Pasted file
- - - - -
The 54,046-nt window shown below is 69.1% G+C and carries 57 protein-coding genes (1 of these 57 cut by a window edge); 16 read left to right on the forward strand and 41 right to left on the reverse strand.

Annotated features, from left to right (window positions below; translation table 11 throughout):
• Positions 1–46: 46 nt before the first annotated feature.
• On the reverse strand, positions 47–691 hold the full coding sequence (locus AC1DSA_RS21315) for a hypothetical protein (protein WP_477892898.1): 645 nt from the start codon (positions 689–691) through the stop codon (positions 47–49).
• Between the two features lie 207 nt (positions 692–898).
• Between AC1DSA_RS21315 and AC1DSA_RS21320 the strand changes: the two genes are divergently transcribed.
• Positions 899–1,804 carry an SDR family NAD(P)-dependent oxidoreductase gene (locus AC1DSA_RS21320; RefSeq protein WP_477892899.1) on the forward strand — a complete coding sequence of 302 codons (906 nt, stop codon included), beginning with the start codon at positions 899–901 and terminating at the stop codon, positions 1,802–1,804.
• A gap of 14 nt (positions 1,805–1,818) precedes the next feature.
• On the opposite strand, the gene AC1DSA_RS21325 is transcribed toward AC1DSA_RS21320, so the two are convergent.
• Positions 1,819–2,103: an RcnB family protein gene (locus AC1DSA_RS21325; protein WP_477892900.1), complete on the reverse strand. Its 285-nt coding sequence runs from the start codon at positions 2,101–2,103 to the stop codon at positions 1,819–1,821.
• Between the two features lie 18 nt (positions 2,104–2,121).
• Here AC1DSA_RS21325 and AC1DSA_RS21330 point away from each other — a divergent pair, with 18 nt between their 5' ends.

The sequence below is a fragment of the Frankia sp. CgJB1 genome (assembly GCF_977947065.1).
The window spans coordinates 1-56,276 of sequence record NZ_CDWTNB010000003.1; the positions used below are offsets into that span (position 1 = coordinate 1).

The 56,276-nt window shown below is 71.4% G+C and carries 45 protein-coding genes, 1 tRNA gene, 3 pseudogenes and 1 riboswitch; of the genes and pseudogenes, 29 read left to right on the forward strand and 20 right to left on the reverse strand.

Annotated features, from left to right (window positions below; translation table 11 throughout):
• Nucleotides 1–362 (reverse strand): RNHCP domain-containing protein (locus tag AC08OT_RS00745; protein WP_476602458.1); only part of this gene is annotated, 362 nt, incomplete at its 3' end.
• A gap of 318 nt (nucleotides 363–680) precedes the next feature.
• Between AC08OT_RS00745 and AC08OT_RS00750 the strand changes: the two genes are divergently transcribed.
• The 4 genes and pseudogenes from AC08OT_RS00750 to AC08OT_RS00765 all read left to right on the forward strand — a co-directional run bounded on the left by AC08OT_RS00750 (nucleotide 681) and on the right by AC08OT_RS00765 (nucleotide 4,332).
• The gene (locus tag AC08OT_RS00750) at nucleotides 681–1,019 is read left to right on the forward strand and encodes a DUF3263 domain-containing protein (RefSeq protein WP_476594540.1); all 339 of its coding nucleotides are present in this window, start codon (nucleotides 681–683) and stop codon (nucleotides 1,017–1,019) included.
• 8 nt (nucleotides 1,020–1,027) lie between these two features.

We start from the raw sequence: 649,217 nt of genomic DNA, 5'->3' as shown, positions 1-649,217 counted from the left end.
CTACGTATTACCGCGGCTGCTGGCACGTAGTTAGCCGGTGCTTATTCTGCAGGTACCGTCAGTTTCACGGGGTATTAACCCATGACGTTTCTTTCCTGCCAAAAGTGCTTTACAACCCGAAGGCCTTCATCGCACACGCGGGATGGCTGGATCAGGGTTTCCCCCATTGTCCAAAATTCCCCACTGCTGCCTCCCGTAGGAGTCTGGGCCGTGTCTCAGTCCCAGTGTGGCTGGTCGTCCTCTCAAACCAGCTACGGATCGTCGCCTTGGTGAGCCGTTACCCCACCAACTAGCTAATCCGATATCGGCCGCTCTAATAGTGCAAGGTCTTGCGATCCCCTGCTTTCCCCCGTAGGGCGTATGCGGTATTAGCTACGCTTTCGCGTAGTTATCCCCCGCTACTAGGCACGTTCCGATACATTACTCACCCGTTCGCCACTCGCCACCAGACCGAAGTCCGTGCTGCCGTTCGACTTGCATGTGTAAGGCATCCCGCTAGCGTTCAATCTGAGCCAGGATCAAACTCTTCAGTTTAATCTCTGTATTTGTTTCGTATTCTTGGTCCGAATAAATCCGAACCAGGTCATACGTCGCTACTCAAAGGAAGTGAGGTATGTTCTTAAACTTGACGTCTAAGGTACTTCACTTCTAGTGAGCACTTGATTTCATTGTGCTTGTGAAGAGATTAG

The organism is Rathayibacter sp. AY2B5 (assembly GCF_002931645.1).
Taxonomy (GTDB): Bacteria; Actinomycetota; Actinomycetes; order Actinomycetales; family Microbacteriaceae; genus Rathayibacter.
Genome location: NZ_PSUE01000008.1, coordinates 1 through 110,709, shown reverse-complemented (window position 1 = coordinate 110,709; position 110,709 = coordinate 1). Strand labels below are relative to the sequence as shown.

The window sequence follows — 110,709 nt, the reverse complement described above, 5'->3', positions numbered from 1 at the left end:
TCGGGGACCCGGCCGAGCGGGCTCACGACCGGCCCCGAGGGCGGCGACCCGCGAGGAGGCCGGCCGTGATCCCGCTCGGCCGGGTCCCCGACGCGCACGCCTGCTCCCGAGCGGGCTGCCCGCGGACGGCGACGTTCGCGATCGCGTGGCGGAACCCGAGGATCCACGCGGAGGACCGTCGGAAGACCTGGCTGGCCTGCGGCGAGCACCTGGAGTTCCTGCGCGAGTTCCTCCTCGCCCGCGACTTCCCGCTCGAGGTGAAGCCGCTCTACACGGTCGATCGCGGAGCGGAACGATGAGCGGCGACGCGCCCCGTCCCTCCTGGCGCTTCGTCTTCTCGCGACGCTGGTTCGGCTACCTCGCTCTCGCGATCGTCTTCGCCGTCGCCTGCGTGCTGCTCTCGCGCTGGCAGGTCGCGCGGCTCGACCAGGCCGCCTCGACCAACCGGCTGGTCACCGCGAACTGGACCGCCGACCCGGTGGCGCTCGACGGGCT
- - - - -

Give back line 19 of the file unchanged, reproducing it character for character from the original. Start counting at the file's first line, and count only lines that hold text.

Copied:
• Between AC08OT_RS00745 and AC08OT_RS00750 the strand changes: the two genes are divergently transcribed.